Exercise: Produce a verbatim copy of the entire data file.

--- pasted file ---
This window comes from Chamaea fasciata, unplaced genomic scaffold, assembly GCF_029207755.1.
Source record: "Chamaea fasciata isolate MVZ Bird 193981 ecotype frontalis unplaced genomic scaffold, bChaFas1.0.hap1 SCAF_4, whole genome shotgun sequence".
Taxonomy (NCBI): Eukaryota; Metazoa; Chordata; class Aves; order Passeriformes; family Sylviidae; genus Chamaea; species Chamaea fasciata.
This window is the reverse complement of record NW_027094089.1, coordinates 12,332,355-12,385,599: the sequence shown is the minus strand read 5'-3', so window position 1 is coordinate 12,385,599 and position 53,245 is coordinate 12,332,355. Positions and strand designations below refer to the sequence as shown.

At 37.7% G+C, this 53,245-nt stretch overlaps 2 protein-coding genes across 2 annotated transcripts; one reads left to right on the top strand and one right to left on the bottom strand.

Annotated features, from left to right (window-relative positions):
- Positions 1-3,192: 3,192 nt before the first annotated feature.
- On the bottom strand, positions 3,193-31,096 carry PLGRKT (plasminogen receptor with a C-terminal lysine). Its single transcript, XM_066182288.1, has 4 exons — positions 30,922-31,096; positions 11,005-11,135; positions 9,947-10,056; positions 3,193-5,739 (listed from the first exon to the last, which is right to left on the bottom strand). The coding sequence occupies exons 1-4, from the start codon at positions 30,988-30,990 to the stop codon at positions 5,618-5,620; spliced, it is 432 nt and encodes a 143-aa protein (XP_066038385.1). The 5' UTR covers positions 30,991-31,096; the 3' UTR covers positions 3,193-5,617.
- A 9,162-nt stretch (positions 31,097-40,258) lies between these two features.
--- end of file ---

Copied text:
This window comes from Chamaea fasciata, unplaced genomic scaffold, assembly GCF_029207755.1.
Source record: "Chamaea fasciata isolate MVZ Bird 193981 ecotype frontalis unplaced genomic scaffold, bChaFas1.0.hap1 SCAF_4, whole genome shotgun sequence".
Taxonomy (NCBI): Eukaryota; Metazoa; Chordata; class Aves; order Passeriformes; family Sylviidae; genus Chamaea; species Chamaea fasciata.
This window is the reverse complement of record NW_027094089.1, coordinates 12,332,355-12,385,599: the sequence shown is the minus strand read 5'-3', so window position 1 is coordinate 12,385,599 and position 53,245 is coordinate 12,332,355. Positions and strand designations below refer to the sequence as shown.

At 37.7% G+C, this 53,245-nt stretch overlaps 2 protein-coding genes across 2 annotated transcripts; one reads left to right on the top strand and one right to left on the bottom strand.

Annotated features, from left to right (window-relative positions):
- Positions 1-3,192: 3,192 nt before the first annotated feature.
- On the bottom strand, positions 3,193-31,096 carry PLGRKT (plasminogen receptor with a C-terminal lysine). Its single transcript, XM_066182288.1, has 4 exons — positions 30,922-31,096; positions 11,005-11,135; positions 9,947-10,056; positions 3,193-5,739 (listed from the first exon to the last, which is right to left on the bottom strand). The coding sequence occupies exons 1-4, from the start codon at positions 30,988-30,990 to the stop codon at positions 5,618-5,620; spliced, it is 432 nt and encodes a 143-aa protein (XP_066038385.1). The 5' UTR covers positions 30,991-31,096; the 3' UTR covers positions 3,193-5,617.
- A 9,162-nt stretch (positions 31,097-40,258) lies between these two features.